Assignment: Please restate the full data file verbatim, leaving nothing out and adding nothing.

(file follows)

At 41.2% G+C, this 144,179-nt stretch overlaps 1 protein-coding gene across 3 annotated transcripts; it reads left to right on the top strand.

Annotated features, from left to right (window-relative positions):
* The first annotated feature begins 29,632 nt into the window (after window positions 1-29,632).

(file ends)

At 41.2% G+C, this 144,179-nt stretch overlaps 1 protein-coding gene across 3 annotated transcripts; it reads left to right on the top strand.

Annotated features, from left to right (window-relative positions):
* The first annotated feature begins 29,632 nt into the window (after window positions 1-29,632).